Applies to imipramine: compounding powder, intramuscular solution, oral capsule, oral tablet


One study has suggested that as many as 85% of treated patients may experience dry mouth.

Several cases of acute angle closure glaucoma have been attributed to the anticholinergic effects of imipramine.

Anticholinergic side effects have been reported in as many as 50% of patients taking imipramine and include dry mouth, blurry vision, constipation and urinary retention.

Nervous system

Nervous system side effects are common. General stimulation (manifested by insomnia and subjective and objective evidence of increased activity) have been reported frequently. Drowsiness, lightheadedness, dizziness, sleep abnormalities, myoclonus, tinnitus, jitteriness, tremor, delirium, cognitive impairment (especially in the elderly), and seizures have also been reported.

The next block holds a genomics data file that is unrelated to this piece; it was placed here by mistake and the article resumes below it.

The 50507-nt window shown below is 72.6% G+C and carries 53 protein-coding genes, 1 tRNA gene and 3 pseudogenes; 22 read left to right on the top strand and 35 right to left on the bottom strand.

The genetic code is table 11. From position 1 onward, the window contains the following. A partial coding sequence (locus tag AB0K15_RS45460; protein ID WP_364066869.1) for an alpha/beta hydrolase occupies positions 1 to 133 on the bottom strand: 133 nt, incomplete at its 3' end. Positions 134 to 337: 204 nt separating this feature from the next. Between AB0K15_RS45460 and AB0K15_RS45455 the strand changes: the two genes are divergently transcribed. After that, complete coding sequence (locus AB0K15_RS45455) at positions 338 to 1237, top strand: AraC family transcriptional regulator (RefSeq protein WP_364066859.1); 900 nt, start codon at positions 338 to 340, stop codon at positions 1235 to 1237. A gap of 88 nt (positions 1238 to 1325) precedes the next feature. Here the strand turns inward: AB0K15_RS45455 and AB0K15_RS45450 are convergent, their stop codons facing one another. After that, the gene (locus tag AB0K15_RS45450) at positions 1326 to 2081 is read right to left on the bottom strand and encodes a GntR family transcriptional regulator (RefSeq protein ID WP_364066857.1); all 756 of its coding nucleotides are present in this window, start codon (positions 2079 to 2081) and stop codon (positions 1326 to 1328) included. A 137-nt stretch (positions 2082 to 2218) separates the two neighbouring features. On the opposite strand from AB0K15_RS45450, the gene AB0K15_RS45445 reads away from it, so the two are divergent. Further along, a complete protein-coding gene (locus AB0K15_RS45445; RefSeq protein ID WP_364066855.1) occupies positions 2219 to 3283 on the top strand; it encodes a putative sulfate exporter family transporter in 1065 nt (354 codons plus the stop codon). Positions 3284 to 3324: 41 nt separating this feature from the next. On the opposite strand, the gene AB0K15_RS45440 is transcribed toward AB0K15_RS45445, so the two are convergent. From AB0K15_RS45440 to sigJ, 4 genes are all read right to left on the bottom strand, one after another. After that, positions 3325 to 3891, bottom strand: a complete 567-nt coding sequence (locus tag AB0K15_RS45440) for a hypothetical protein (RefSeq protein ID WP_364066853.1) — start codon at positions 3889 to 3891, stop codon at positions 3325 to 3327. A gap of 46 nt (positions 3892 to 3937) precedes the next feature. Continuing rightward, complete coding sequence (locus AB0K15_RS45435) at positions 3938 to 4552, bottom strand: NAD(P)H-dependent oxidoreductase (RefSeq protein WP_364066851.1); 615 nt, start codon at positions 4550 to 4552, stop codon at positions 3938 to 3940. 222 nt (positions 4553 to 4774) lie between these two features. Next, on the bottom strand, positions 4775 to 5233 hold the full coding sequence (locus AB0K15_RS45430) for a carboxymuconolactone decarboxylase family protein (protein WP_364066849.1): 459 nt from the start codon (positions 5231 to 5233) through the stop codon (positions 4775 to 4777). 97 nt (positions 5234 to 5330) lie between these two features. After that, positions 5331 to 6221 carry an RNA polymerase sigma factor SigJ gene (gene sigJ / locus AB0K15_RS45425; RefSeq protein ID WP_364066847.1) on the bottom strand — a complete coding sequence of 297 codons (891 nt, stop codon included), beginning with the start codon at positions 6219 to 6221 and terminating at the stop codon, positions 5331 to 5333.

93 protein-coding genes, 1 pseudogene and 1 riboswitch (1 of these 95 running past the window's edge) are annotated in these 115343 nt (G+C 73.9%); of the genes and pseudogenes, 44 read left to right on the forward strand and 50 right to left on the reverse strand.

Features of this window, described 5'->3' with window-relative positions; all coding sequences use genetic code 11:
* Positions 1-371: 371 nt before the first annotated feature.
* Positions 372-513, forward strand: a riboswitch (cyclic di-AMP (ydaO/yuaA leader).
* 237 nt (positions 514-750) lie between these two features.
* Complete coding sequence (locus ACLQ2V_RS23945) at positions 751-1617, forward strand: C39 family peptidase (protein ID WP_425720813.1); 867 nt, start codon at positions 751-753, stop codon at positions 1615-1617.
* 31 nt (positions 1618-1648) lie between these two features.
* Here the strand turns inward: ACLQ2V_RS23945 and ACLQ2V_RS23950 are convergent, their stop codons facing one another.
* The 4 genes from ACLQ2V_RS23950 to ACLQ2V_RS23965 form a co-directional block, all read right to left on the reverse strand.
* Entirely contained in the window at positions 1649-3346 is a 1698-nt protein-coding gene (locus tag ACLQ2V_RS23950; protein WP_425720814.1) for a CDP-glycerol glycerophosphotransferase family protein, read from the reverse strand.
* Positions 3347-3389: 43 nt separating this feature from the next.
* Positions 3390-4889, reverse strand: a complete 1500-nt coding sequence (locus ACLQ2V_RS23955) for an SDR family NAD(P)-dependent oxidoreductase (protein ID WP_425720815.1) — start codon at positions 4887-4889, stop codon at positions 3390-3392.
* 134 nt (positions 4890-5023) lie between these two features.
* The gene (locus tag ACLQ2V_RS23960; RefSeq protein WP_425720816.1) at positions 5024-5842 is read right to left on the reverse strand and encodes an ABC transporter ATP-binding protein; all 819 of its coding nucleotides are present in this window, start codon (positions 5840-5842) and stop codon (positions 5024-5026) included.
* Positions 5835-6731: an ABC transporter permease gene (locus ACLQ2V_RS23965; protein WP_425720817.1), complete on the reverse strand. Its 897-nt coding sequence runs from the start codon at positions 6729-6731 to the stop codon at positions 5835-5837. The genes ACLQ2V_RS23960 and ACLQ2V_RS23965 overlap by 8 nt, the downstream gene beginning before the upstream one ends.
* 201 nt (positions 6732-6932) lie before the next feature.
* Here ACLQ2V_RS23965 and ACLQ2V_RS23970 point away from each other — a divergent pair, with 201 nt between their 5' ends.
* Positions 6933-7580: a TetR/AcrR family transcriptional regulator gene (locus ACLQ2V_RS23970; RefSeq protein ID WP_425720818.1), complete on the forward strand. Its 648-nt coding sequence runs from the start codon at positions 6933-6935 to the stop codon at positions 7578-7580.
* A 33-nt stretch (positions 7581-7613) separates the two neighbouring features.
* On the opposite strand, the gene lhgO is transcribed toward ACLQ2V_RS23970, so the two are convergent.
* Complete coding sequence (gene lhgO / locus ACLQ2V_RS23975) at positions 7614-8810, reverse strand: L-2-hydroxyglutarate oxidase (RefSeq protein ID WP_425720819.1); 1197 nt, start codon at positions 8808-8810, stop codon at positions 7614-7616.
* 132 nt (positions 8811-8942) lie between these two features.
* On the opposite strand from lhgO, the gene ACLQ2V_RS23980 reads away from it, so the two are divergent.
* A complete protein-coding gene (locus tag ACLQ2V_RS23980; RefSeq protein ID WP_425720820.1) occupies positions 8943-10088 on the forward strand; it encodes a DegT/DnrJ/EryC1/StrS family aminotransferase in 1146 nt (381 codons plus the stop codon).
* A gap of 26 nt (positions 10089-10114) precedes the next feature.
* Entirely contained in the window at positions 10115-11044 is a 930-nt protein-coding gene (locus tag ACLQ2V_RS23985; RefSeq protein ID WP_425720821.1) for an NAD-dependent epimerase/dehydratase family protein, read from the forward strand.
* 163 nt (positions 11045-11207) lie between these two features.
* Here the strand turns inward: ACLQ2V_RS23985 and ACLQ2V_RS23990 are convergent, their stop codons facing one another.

One study has suggested that as many as 34% of treated patients may develop myoclonus.

Some investigators have estimated an incidence of 4 to 5 imipramine- induced seizures per 1000 treated patients.

A case of the neuroleptic malignant syndrome has been reported in one patient taking neuroleptics whose imipramine was abruptly discontinued.

Nearly all selective serotonin reuptake inhibitors, mixed serotonin/norepinephrine reuptake inhibitors, and tricyclic antidepressants cause sleep abnormalities to some extent. These antidepressants have marked dose-dependent effects on rapid eye movement (REM) sleep, causing reductions in the overall amount of REM sleep over the night and delays the first entry into REM sleep (increased REM sleep onset latency (ROL)), both in healthy subjects and depressed patients. The antidepressants that increase serotonin function appear to have the greatest effect on REM sleep. The reduction in REM sleep is greatest early in treatment, but gradually returns towards baseline during long-term therapy; however, ROL remains long. Following discontinuation of therapy the amount of REM sleep tends to rebound. Some of these drugs (i.e., bupropion, mirtazapine, nefazodone, trazodone, trimipramine) appear to have a modest or minimal effect on REM sleep.